[erlang-questions] Erlang modelling question
Sun Jun 24 02:50:20 CEST 2007
agent receives message
has list of possible handlers
works its was down the list calling each with the message, until one of
the handlers accepts the message and eats it
first one might be cat:handler, second one might be mammal:handler, last
one might be game_object:handler
think decorator pattern.
you get the added bonus that you can change your "inheritance hierarchy"
dynamically, e.g. by adding a magic_collar:handler as needed.
> Yes, it was what I tried to do, but I had no idea of *how* this could be
> done in Erlang : in my last post, you would choose the "yes" case, bad
> modelling for Erlang, ok, but what would be an appropriate modelling for
> that case ?
> So, let's say the problem is : simulate a multi-agent system with
> multiple kind of beasts, (including men, dogs, snakes, sharks, etc.)
> living in a given area and interacting.
> They are sharing obviously some behaviours, but showing some specialized
> features too. Whether or not this belongs to the problem (as for me I
> believe it is the case here), their organization into trees of species
> would make sense (i.e. it is more than an arbitrary way of thinking).
> Say, creatures include mammals that include in turn dogs, each
> categories factorizing features for all the subcategories it includes
> ("is a" relationship).
> How such a problem could be mapped into Erlang concepts ? How would you
> model the situation, knowing that each creature can live, move and die,
> that mammals are indeed specialized creatures that have backbones, and
> that dogs are specialized mammals with four legs and a tail ?
> What I would like is to avoid the developer having to hardcode by
> himself the implied inheritance between actors : when adding a cat in
> the simulation, I would like to specify 1. it is a specialized mammal,
> 2. what are its specific traits, but not that a cat has a backbone and
> it can live, move and die.
> Thanks in advance for any hint,
> Val Functor a écrit :
>> It looks like you have one extra level of indirection:
>> problem concepts -> 1990-2005 OO concepts -> Erlang concepts
>> Drop the middle layer.
>> Take the problem and map it to your tool, Erlang in this case.
>> Purposely going through the middle layer is an artificial problem.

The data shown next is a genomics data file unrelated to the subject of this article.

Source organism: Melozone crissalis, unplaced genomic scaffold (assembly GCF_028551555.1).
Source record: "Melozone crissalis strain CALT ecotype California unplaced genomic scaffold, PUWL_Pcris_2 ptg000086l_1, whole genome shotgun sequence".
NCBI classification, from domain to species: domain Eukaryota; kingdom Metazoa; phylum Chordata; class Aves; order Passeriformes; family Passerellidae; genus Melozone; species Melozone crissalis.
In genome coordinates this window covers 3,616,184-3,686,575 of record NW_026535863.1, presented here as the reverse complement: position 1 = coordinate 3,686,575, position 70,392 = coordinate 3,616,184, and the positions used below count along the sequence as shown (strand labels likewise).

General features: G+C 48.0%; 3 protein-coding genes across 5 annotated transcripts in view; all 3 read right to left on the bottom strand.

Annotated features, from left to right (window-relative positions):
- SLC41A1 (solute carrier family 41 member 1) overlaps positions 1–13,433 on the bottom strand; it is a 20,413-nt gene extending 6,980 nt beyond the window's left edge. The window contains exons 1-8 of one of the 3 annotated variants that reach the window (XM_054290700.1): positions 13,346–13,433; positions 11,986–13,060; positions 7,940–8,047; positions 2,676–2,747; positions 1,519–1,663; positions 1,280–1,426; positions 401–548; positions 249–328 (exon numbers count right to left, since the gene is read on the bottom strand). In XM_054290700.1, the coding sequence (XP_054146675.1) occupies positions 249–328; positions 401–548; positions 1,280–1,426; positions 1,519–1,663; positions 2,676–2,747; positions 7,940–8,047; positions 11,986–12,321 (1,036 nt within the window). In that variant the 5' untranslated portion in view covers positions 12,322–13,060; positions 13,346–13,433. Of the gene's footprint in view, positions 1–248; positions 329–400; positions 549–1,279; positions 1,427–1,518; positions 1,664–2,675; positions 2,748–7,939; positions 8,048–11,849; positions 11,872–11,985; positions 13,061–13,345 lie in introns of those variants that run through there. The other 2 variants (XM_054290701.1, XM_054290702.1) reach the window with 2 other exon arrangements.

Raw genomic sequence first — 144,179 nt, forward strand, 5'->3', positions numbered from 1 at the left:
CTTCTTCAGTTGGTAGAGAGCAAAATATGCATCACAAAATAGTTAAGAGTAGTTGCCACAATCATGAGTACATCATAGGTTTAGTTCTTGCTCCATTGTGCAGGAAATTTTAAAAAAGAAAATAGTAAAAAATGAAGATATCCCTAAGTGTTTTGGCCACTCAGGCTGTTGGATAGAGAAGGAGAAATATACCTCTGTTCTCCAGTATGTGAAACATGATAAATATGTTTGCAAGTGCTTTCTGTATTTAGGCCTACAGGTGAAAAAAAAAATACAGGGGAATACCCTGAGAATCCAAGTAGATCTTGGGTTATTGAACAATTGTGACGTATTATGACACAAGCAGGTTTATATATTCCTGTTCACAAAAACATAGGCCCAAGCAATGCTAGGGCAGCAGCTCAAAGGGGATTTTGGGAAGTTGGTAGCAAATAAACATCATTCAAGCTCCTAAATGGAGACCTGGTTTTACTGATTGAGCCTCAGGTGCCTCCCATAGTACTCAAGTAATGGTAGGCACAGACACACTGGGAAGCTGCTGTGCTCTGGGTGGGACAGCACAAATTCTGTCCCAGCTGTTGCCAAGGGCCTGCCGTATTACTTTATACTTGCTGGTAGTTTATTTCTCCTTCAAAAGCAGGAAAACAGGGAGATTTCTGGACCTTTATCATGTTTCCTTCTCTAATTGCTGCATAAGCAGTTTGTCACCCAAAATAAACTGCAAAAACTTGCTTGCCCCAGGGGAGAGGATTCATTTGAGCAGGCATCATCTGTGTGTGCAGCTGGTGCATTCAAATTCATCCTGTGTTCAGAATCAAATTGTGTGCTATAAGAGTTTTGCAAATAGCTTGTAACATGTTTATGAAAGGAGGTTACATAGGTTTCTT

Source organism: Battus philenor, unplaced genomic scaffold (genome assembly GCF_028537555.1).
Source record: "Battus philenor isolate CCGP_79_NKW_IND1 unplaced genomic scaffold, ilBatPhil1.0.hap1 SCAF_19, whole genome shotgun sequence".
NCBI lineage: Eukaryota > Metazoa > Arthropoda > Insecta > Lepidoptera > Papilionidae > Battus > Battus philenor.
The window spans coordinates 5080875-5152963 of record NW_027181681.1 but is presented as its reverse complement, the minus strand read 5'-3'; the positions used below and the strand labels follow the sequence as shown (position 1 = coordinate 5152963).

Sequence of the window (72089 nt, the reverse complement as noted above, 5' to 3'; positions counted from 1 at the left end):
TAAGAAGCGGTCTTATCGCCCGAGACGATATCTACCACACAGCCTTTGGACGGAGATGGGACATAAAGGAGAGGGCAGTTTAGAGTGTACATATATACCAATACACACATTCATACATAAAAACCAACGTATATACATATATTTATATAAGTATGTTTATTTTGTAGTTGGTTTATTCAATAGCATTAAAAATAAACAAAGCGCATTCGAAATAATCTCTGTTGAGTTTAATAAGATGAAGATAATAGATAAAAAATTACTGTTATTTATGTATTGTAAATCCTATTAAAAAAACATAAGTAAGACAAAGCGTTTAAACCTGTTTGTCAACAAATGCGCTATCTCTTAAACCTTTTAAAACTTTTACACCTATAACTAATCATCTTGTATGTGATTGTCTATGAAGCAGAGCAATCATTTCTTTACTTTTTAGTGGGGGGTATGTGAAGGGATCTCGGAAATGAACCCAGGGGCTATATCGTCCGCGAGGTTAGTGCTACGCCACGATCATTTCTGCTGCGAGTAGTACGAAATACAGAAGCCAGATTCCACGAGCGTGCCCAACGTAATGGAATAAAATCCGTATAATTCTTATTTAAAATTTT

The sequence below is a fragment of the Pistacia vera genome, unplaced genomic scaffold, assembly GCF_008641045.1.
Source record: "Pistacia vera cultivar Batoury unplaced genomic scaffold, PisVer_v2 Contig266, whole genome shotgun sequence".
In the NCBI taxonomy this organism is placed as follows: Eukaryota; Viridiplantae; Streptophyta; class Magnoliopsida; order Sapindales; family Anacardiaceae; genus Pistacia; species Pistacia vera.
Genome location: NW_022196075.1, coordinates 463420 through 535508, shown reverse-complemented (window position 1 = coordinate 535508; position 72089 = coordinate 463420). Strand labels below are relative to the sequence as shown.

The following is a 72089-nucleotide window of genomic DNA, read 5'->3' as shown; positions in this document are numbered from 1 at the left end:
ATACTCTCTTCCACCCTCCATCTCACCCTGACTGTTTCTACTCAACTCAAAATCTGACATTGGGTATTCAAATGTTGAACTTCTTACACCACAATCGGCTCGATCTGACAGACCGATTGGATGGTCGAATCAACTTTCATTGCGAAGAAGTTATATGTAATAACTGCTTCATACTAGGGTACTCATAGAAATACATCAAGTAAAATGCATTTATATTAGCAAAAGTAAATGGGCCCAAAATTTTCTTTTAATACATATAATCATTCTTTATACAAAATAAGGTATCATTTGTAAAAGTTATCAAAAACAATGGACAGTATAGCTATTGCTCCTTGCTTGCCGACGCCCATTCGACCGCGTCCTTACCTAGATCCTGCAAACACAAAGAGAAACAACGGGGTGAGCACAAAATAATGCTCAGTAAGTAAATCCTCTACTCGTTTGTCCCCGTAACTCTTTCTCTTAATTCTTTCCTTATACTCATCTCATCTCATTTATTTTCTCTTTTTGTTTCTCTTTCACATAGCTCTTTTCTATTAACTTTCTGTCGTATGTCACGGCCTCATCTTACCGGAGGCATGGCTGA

>> The best way to solve those kind of problems is not to.
>> On 6/21/07, *Olivier Boudeville * <
>> <mailto:>> wrote:
>> it is a kind of POO-related question (I guess lots of Erlang newcomers
>> have trouble making abstraction of their POO habits !). I read several
>> past threads on close subjects and Joe Armstrong book, but I could
>> really find a satisfactory solution to my problem : I would like to
>> simulate a distributed system with plenty of actors interacting
>> concurrently. For this reason and many others, Erlang for sure
>> should be
>> an interesting implementation language.
>> My problem is that most objects share behaviours at different
>> levels. At
>> least in a POO-way of modelling, the obvious solution would be to
>> represent them as active objects whose classes would be defined
>> rather deep inheritance trees. This is not an artificial way of
>> considering the reality : they are indeed linked with "is-a"
>> associations. Not depending on the modelling approach X is really a
>> specialized Y which itself is a specialized Z, they share both
>> data and
>> In Erlang, at least in my case study, I believe these instances should
>> be processes, classes should be mapped to modules and events to
>> messages. As code duplication should be avoided, when I have a MyX
>> instance-process of class-module X that receives a message that
>> should be handled by code factorized in Z, I must find a way to
>> climb up
>> the hierarchy towards Z, either specified manually (hardcoded) or
>> to an automatized method look-up.
>> Is such a mapping from a POO model to Erlang a non-sense ?
>> - If yes, the modelling must be inadequate : how would the same
>> situation be modelled in an Erlang way ? (one could take creatures,
>> mammals, dogs for the Z, Y, X classes). My main concern is
>> developer-friendly code reuse
>> - If no, I will end up implementing the multiple-inheritance case
>> mentioned in Joe's book, just suspecting I miss the point somewhere !
>> Again, I am not worried by encapsulation, polymorphism, etc., they can
>> be secured easily I think, I just search for a clean way of
>> code between similar concepts. If in addition I did not have to
>> by hand all the message-switching logic that would convey a request
>> received instances of each of the many specialized classes to the
>> relevant superclass...
>> Thanks in advance for any hint because I am really out of luck,
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